The Guard
Page 7

 Kiera Cass

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“Sure thing.”
Charlie nodded, and I tucked my letter away to get a better hold of the basket.
The furnaces were near the soldiers’ quarters, and I set the basket down before carefully opening the door. The embers were low, so I tossed the papers in gingerly, leaving room for air to get to them.
If I hadn’t needed to be so careful, I probably wouldn’t have noticed the letter to Lamay stuck in with the empty envelopes and scraps of miswritten addresses.
Charlie, what were you thinking?
I stood there, debating. If I took it back, he would know he’d been caught. Did I want him to know he was caught? Did I want him to be caught at all?
I threw the letter in, watching to make sure it burned. I’d done my job, and the rest of the mail would go out. There would be no place to put blame, and who knew how many lives would be spared?
There’d been enough death, enough pain.
I walked away, washing my hands of it all. True justice would come eventually, to whomever was right or wrong in that situation. Because just now, it was hard to tell.
Back in my room, I tore into my letter, eager to hear from home. I didn’t like Mom being without me. It was a small comfort that I could send her money, but I always worried for my family’s safety.
It seemed the feeling was mutual.
I know you love her. But don’t be stupid.
Of course she was two steps ahead of me, guessing things without prompting. She knew about America before I told her, knew how angry I was about things when I’d never said a word. And here she was, a country away, warning me to not do what she was positive I would.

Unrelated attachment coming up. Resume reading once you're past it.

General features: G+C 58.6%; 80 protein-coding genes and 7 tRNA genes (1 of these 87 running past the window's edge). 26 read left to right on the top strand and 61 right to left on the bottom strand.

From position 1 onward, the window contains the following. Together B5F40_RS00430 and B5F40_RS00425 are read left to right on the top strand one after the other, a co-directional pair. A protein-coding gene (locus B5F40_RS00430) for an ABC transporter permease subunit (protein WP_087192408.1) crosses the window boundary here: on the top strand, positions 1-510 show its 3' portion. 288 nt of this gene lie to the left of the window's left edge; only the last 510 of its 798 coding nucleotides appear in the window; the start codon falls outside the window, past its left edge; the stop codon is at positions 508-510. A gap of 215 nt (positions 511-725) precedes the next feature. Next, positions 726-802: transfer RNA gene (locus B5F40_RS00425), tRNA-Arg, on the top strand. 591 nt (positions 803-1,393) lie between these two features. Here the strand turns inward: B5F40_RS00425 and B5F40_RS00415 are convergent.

I stared at paper. The king looked to be in the middle of a vicious streak, but I was sure I could keep out of his grasp. And my mother had never steered me wrong, but she didn’t know how good I was at my job. I ripped the letter up and dropped it in the furnace on my way to meet America.
I HAD TIMED IT PERFECTLY. If America made it within the next five minutes, no one would be aware of either of us. I knew what I was risking, but I couldn’t stay away from her. I needed her.
The door creaked open then quickly shut. “Aspen?”
I’d heard her voice like that so often before. “Just like old times, eh?”
“Where are you?” I stepped from behind the curtain and heard her draw in a breath. “You startled me,” she said playfully.
“Wouldn’t be the first time, won’t be the last.”
America was many things, but stealthy wasn’t one of them. As she tried to meet me in the middle of the room, she hit a sofa, two side tables, and tripped over the edge of a rug. I didn’t want to make her nervous, but she really needed to be more careful.
“Shhh! The entire palace is going to know we’re in here if you keep pushing things over,” I whispered, more teasing than warning.
She giggled. “Sorry. Can’t we turn on a light?”
“No.” I moved into a more direct path for her. “If someone sees it shining under the door, we might get caught. This corridor isn’t checked a lot, but I want to be smart.”
She finally reached me, and everything in the world felt better the second I touched her skin. I held her for a second before ushering her to the corner.
“How did you even know about this room?”